Walter F. McClure Family McClure Family 1923 Jeanne McClure Sanders with son Robert McClure Jeanne McClure Sanders & Helen Jackson McClure
Virginia Sanders Mylius
Complete notes and sources available upon request.
On Confederate Memorial Day, April 1875, in ceremonies all over the South, people honored the memory of their brave soldiers. As they had sent every citizen able to bear arms to the front when their country called, so did they honor with reverent devotion the memory of the many noble sons who died on her behalf.
The hope of those who erected those first monuments to our Confederate dead was that those who came after them would say: “Our fathers fought for that which they deemed the right and were not dishonored traitors. The monuments bear testimony in their behalf – and are a protest to God and man of the righteousness of their cause and the purity of their motives. They are a vindication as well as a remembrance. That they speak to the world of a cause crushed but not disgraced, of a people vanquished but not dishonored. They commemorate the courage, the chivalry, the devotion of the dead and bear testimony to the justice of their cause. There will be no shame for the children of the conquered.” We should point with pride to our monuments, and say “so honored the South her heroes.” “In years to come the proudest patent of nobility which a Southern man can boast will lie in the words “my father fought for freedom in the ranks of the Confederate Army.”
Gen. Clement A. Evans on the occasion of laying the cornerstone of the Confederate Memorial at Augusta - spoke these honorable words:
“There are tears and honors for the slain without bitterness or hatred for the slayers. The hearts which thrilled under the remembrances of past glories and of surviving grief’s contain no feelings of resentment or of hostility for those who robbed us of our loved ones, who crushed our dearest hopes, who blighted our fondest aspirations. All is forgotten, or if remembered, there comes remembrance the softening recollection of their losses, the thought that they mourned their dead. We did not meet to swear hatred and vengeance upon the tombs of Southern soldiers; rather to declare to the North that while we honor and lament our dead we cherish no malice for the living. We say to them “here, across the graves of our sons and brothers, we extend to you the hand of peace and reconciliation. You believed in the justice of your cause, and battled for what you deemed the right. We believed in the justice of our cause, and battled for what we deemed the right. The God of Battles gave to you the victory. Let us, then, forget the enmities of the past, let us once more be friends and struggle together for the prosperity and glory of our common country. Victory has brought mourning as well as defeat. Your tears flow for the loved and lost. There are bruised hearts in the North as well as in the South. Let us have a mutual forgiveness, a common forgetfulness of wrongs.”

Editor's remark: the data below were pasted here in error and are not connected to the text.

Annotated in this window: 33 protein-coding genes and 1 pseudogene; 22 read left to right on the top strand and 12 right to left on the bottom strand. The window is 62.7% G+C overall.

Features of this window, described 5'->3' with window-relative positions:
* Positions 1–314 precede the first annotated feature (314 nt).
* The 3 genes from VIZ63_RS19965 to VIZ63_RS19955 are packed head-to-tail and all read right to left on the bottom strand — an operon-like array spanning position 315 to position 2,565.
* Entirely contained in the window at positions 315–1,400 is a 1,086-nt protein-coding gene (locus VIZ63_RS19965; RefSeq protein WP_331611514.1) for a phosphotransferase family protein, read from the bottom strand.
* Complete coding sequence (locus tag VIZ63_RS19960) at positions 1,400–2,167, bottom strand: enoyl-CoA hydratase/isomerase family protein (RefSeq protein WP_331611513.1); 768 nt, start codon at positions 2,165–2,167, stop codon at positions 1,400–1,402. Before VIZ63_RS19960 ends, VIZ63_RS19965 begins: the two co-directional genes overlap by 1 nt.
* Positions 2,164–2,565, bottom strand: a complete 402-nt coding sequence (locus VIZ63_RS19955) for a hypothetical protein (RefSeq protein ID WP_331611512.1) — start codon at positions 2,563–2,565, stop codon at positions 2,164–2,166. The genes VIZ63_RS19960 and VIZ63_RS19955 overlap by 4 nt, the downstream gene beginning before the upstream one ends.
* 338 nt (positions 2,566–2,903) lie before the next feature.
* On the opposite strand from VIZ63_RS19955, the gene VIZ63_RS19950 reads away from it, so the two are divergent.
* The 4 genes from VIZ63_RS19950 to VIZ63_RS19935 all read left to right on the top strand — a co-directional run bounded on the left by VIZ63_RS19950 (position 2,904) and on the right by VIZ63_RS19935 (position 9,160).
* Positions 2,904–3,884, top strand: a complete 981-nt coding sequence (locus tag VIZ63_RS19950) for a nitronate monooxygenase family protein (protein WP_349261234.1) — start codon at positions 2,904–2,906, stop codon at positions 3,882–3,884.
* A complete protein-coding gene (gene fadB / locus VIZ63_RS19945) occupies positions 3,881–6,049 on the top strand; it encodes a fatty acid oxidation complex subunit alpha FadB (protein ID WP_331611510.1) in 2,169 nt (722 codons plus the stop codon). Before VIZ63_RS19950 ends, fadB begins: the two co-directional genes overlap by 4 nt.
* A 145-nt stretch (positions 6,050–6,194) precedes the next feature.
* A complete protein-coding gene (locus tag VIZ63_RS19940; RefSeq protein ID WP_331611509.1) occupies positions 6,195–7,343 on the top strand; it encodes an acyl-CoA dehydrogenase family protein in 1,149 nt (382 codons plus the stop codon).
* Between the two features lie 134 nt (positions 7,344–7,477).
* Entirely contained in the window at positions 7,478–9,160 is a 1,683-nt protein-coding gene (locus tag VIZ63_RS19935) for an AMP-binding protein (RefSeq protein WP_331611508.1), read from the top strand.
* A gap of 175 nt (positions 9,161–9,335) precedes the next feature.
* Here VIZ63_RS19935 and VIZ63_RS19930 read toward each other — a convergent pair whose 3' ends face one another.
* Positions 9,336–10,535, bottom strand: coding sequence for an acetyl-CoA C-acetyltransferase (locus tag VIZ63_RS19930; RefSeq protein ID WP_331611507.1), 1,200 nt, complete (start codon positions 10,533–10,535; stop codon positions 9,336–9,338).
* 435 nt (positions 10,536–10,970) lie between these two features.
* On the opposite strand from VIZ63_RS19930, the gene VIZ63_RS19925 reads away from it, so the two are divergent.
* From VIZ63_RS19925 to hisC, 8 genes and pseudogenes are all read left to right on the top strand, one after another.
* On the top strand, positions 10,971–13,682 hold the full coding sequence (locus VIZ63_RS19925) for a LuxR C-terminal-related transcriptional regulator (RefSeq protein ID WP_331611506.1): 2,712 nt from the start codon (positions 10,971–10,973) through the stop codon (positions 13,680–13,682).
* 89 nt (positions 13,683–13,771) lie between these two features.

It was “eminently proper that the brave should speak of the brave; that the justice of the Lost Cause should be vindicated and its fallen defenders eulogized” by such a gallant soldier. While he spoke, with such eloquence which can only be inspired by feelings of the loyalty, of the valor, of the fortitude of the Confederate troops; there was another theme upon which he touched, and which found a ready response in the hearts of his listeners:
“Let us do nothing to keep alive the passions of war. To study its lessons is prudence, to profit by its teaching is wisdom, but to stir up the old animosities is madness. The voice of this monument will not be for war, but for peace. It will say to us, the Confederacy has expired. Its great life went out on the purple tide of blood that flowed from the hearts of its sons. We have buried it; we don’t intend to exhume its remains.
“We were utterly defeated, and we dismiss our resentments. Sadly we furled the dear, old banner of the cross of stars, which we followed through many a storm of shot and shell; but we take with the true hand of Southern honor the staff that holds the flag of the stars and stripes.”
A few weeks later General Evans responded to a Northern businessman’s letter regarding the reconstruction of the country: “A better understanding between the people of the North and South is securing fraternity In that restoration wise counsels will everywhere prevail. Political virtue will have an early resurrection, and the threatening financial clouds will break in the prospering showers. To thinking men of the whole country will join on the speedy cessation of all war-feelings. If we ought not to fight with the sword like men, let us not quarrel like children. It is neither politic, nor manly to make now a war of words and measures in personal and political enmity. Spitefulness becomes neither of the great sections of this great land, and the cost of such a war to the country is the decay of the prosperity, the loss of its patriotism, and the death of its manhood.”